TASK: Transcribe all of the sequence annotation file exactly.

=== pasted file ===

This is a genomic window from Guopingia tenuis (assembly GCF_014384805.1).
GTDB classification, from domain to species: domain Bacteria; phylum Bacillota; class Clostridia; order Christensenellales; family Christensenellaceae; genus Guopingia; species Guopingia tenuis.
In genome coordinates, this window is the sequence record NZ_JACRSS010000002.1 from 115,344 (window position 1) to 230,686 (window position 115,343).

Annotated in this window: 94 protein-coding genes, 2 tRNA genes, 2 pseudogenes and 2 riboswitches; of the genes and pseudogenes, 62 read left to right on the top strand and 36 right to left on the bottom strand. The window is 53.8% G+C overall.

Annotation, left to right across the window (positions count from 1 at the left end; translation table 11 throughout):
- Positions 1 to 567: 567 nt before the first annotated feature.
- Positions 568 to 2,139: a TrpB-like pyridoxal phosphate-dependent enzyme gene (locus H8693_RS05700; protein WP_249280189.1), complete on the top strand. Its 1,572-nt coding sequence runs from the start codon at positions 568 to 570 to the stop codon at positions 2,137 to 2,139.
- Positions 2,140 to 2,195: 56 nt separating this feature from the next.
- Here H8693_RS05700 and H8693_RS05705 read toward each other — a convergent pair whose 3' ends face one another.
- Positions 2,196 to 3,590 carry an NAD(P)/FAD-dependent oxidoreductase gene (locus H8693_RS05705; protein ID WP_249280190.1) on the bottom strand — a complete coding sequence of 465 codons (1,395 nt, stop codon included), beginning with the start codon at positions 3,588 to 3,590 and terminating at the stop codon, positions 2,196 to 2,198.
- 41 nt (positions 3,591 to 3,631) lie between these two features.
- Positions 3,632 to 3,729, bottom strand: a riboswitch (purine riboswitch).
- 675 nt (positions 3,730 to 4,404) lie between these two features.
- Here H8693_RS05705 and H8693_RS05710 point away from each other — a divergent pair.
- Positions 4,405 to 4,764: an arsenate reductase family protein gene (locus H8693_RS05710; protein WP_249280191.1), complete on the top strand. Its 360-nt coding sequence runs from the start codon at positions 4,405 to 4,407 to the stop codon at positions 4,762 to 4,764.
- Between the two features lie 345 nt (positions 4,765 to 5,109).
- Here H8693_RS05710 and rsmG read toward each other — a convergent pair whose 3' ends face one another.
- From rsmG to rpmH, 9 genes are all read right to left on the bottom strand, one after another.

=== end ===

This is a genomic window from Guopingia tenuis (assembly GCF_014384805.1).
GTDB classification, from domain to species: domain Bacteria; phylum Bacillota; class Clostridia; order Christensenellales; family Christensenellaceae; genus Guopingia; species Guopingia tenuis.
In genome coordinates, this window is the sequence record NZ_JACRSS010000002.1 from 115,344 (window position 1) to 230,686 (window position 115,343).

Annotated in this window: 94 protein-coding genes, 2 tRNA genes, 2 pseudogenes and 2 riboswitches; of the genes and pseudogenes, 62 read left to right on the top strand and 36 right to left on the bottom strand. The window is 53.8% G+C overall.

Annotation, left to right across the window (positions count from 1 at the left end; translation table 11 throughout):
- Positions 1 to 567: 567 nt before the first annotated feature.
- Positions 568 to 2,139: a TrpB-like pyridoxal phosphate-dependent enzyme gene (locus H8693_RS05700; protein WP_249280189.1), complete on the top strand. Its 1,572-nt coding sequence runs from the start codon at positions 568 to 570 to the stop codon at positions 2,137 to 2,139.
- Positions 2,140 to 2,195: 56 nt separating this feature from the next.
- Here H8693_RS05700 and H8693_RS05705 read toward each other — a convergent pair whose 3' ends face one another.
- Positions 2,196 to 3,590 carry an NAD(P)/FAD-dependent oxidoreductase gene (locus H8693_RS05705; protein ID WP_249280190.1) on the bottom strand — a complete coding sequence of 465 codons (1,395 nt, stop codon included), beginning with the start codon at positions 3,588 to 3,590 and terminating at the stop codon, positions 2,196 to 2,198.
- 41 nt (positions 3,591 to 3,631) lie between these two features.
- Positions 3,632 to 3,729, bottom strand: a riboswitch (purine riboswitch).
- 675 nt (positions 3,730 to 4,404) lie between these two features.
- Here H8693_RS05705 and H8693_RS05710 point away from each other — a divergent pair.
- Positions 4,405 to 4,764: an arsenate reductase family protein gene (locus H8693_RS05710; protein WP_249280191.1), complete on the top strand. Its 360-nt coding sequence runs from the start codon at positions 4,405 to 4,407 to the stop codon at positions 4,762 to 4,764.
- Between the two features lie 345 nt (positions 4,765 to 5,109).
- Here H8693_RS05710 and rsmG read toward each other — a convergent pair whose 3' ends face one another.
- From rsmG to rpmH, 9 genes are all read right to left on the bottom strand, one after another.